If you’re thinking about switching WordPress themes this year, we’d love for you to take a few minutes to dive into our Trellis Case Study series to learn the benefits …
If you’re a developer building WordPress sites for content creators, this Case Study featuring our WordPress framework, Trellis, is for you!
We created Trellis for the publisher who is an expert in producing content, but perhaps not technically inclined or interested in committing a lot of time to maintaining the nuts and bolts of a website. We designed Trellis for maximum performance right out of the box with the specific goal of meeting Google’s tough Core Web Vitals standards. All without requiring any technical know-how from content creators.
However, we also know that sometimes a site owner wants a specific look or a special feature and needs help from a developer to create code customizations to achieve that end.
We’re pleased to introduce freelance developer Ralph Cope, who has worked with the Trellis framework on several projects and joins us today to discuss his “under the hood” experiences with Trellis.
Tell us a little about yourself: How long have you been blogging and working with other sites and bloggers?
I have been working with bloggers for about 5 years now. I started as a writer for a fairly large travel blog before transitioning to a more technical role. I learned the ins and out of SEO pretty early on and in the last few years have become quite involved in the more technical side of things, e.g. development, performance optimization, structured data, semantic SEO, etc.
I am now a freelancer who mostly provides consultations and full website builds to clients — both with the most up-to-date SEO practices in mind, of course.
Where did you first hear about Trellis?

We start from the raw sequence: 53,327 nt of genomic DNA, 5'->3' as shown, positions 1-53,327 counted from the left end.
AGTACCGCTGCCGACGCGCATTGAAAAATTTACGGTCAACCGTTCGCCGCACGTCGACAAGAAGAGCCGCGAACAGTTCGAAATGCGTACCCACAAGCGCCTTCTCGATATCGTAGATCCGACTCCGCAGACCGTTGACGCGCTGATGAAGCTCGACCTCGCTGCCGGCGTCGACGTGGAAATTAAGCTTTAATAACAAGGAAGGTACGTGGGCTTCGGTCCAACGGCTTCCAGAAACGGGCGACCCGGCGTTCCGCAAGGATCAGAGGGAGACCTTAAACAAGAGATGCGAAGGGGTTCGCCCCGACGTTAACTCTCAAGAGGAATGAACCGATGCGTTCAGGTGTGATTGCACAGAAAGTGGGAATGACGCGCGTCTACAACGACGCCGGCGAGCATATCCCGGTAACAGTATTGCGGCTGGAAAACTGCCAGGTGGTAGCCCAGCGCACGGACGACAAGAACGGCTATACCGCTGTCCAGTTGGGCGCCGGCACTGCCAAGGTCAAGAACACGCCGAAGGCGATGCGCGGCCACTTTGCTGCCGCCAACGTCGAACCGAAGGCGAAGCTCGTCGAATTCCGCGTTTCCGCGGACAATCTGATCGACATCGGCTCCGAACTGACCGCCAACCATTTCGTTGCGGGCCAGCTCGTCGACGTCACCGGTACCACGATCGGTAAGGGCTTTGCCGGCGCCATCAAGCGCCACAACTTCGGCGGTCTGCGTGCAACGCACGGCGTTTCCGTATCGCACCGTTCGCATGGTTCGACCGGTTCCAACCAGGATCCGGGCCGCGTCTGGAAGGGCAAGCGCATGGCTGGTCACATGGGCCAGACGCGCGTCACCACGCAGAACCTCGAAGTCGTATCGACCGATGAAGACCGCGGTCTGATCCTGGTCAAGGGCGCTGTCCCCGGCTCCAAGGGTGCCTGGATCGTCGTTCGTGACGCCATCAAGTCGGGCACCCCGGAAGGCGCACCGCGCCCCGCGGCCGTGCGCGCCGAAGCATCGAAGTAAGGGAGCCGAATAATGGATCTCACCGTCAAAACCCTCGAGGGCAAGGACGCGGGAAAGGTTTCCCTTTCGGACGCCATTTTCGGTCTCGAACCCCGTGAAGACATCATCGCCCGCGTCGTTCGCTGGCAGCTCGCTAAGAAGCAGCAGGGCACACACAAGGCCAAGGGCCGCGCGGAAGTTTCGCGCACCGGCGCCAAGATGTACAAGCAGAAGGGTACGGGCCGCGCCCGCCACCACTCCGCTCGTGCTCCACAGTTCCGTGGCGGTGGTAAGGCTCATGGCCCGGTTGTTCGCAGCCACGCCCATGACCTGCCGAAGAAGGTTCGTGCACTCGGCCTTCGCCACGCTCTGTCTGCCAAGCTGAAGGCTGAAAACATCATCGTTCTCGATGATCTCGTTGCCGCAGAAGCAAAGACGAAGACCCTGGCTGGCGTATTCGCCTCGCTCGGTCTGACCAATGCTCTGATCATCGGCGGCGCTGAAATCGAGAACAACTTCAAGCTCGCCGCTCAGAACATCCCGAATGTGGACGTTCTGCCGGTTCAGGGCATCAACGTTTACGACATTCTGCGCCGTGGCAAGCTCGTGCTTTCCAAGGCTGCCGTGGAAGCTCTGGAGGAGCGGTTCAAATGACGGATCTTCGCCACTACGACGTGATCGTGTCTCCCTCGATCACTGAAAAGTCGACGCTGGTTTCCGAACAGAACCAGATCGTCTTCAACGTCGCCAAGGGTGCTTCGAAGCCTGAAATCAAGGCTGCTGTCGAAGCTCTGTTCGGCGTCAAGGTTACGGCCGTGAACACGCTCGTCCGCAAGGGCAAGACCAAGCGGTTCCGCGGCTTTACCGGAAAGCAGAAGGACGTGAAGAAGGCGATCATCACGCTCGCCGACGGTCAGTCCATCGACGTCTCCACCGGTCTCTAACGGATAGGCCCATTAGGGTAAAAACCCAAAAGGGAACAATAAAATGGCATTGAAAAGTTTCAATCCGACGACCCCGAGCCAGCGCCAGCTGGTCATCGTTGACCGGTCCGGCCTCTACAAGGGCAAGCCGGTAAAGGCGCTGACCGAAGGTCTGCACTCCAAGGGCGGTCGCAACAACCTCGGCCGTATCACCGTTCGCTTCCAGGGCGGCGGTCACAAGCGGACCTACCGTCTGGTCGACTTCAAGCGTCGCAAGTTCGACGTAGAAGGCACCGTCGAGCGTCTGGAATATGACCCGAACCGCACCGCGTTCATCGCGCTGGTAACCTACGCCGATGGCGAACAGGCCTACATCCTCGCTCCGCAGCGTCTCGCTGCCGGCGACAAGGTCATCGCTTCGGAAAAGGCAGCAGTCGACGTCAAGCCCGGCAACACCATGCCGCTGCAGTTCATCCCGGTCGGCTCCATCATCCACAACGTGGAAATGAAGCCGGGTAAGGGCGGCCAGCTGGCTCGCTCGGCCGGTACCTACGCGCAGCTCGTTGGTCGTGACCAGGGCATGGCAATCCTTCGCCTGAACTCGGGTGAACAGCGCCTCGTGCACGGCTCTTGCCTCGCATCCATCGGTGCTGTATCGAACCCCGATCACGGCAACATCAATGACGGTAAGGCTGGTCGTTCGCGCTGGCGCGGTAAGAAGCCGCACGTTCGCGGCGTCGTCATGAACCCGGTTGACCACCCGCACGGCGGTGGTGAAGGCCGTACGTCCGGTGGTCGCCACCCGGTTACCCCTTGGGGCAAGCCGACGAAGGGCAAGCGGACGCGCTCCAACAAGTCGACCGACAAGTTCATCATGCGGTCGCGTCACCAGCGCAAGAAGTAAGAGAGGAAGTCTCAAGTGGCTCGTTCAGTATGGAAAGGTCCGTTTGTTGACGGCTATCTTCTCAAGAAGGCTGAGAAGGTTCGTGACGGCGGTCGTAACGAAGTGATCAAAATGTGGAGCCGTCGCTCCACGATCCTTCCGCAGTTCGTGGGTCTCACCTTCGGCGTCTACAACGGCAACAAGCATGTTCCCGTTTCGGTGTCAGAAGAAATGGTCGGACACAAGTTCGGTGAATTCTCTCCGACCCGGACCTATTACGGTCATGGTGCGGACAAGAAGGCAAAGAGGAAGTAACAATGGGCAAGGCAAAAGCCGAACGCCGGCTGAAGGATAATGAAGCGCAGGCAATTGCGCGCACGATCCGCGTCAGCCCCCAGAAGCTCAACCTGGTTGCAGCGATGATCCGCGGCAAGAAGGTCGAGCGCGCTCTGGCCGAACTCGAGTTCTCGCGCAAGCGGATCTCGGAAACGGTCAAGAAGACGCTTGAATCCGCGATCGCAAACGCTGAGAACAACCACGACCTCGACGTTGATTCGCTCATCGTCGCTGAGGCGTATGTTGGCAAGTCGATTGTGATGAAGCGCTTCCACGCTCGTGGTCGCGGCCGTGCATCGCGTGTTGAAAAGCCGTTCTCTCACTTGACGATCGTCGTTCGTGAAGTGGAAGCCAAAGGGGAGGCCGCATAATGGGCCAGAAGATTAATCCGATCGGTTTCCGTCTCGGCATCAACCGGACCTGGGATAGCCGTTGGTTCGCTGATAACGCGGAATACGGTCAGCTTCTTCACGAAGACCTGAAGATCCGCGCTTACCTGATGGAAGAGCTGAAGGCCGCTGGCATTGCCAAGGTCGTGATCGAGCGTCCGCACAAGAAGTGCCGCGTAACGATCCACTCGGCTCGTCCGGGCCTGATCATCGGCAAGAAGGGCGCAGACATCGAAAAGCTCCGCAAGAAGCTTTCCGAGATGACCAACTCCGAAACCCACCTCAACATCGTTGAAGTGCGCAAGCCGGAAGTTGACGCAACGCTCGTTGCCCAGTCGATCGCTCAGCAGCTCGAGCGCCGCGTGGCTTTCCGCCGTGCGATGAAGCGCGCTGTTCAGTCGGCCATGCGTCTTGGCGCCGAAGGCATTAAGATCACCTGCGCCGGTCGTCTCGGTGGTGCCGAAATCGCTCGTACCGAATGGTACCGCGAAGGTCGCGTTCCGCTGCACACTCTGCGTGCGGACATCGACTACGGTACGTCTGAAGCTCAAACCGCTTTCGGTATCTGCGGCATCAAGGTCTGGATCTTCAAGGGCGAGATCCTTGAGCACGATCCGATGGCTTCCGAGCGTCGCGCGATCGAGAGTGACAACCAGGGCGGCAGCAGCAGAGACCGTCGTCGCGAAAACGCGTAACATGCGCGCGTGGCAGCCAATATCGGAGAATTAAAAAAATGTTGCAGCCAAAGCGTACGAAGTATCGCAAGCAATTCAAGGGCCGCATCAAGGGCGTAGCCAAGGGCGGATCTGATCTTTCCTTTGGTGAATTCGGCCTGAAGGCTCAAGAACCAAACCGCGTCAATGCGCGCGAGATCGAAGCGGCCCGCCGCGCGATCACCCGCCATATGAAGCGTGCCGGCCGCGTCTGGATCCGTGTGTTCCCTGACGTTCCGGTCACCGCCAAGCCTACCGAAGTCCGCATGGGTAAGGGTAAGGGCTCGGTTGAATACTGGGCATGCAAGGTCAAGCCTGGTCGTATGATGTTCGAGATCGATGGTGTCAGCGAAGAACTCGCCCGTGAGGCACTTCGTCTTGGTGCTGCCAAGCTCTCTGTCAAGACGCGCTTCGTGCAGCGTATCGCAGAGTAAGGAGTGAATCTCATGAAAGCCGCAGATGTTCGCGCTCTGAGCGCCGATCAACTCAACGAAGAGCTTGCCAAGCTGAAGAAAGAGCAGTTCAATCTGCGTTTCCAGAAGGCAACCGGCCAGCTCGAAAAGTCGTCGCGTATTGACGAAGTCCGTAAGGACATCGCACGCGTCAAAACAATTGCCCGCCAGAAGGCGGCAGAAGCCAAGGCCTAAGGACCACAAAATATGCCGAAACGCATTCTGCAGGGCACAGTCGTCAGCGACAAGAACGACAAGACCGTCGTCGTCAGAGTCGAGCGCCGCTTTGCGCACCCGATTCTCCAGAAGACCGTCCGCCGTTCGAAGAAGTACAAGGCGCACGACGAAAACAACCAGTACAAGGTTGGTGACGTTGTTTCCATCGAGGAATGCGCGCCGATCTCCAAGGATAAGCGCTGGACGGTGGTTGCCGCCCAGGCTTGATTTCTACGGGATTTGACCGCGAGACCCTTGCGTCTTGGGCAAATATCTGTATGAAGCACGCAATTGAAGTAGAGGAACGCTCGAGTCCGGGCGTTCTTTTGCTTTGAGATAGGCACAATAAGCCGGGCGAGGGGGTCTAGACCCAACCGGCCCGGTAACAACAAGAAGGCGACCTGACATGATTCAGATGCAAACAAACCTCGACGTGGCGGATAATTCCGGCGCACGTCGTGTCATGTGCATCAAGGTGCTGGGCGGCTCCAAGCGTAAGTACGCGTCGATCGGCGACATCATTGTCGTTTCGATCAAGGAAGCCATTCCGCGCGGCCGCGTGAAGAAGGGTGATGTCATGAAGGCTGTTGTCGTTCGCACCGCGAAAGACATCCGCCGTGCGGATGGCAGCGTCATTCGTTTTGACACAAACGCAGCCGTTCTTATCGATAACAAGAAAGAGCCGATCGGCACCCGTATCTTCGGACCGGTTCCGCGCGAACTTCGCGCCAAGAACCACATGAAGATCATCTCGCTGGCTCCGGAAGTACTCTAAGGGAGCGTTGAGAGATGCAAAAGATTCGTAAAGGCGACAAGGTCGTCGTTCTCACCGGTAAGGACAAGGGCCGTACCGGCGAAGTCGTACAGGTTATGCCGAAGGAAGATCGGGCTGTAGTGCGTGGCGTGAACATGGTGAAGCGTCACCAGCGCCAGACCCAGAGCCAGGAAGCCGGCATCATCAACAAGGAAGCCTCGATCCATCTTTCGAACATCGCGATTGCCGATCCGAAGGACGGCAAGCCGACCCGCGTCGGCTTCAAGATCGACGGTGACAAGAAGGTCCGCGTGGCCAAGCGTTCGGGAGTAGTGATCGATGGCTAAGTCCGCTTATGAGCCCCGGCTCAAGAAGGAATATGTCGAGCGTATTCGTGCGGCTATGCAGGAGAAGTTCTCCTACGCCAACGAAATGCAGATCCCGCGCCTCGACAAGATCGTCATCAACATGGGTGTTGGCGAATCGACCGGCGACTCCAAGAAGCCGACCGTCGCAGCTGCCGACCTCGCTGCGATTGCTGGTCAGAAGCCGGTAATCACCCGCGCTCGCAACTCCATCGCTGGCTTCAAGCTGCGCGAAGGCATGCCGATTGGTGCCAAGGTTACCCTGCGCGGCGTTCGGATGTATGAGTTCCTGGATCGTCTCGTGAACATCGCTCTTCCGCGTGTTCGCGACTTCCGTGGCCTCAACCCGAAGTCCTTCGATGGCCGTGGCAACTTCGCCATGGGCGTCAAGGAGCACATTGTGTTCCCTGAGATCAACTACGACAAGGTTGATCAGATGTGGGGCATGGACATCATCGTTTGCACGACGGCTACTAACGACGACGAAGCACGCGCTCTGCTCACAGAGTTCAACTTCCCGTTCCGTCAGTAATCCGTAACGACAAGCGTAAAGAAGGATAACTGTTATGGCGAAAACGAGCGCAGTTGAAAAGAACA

Jackson Groves, owner of Journey Era and a friend of a friend, approached me about switching his site over to a new theme. Being primarily a content creator, Jackson didn’t feel comfortable handling any sort of development-related work and asked for my help.
Being a Mediavine partner, Jackson had heard about Trellis from his point-of-contact and decided to give it a shot. He shared the documentation with me, and we went to work.
Switching themes and frameworks can be a big decision. What convinced you to try Trellis?
Having received lots of positive feedback, Jackson was pretty adamant about using Trellis. The biggest selling point was the potential boost in website performance and speed it promised. Initial projections pointed to Trellis decreasing load times by around 30% and boosting ad revenue by about the same.
2021 was also a rough year for Journey Era. Between several waves of COVID and a few borderline-cruel Google broad core updates, the site had lost a considerable amount of traffic. If there was ever a time to try something new, such as switching themes, this was it.
What WordPress themes/frameworks (or CMS) have you worked with before Trellis?
Personally, I have worked with several different themes prior to Trellis, including but not limited to:
- Child themes
- Theme builders e.g. Elementor, Kadence, and Thrive
- Enterprise-level bespoke themes
What technical issues were you hoping to resolve with Trellis?
Mostly site performance and load times. Trellis was marketed as the first theme ever built with Google Core Web Vitals in mind, so it seemed like the logical choice.
That being said, Journey Era was already quite fast before I began working on it. Average page load times were around 785 milliseconds (0.785 seconds) according to initial benchmarks I took, which is a pretty impressive number already. Trellis and I would have our work cut out for us if we were serious about trimming load times.
How easy was it for you to set up Trellis on a website? Did the process go smoothly?
Trellis appears to be a very simple framework but has a lot of complexities under the hood. The way it is coded (the PHP and whatnot) is quite different from any other theme I have used before. Needless to say, there was a bit of learning curve in the beginning.
At first, Trellis felt quite rigid to work with. There are relatively limited built-in options when it comes to theme customization (compared to other theme builders), which is a decision I imagine the developers of Trellis made intentionally in order to keep it as lightweight as possible.
This meant I would have to style the site directly using my own HTML and CSS.
After getting to know it better, I really started to appreciate the Trellis framework more though. Yes, I had to customize almost everything myself — including some special JS and PHP — but once I got my rhythm, I really enjoyed the work. By the end, I actually ended up learning a few new tricks for website development.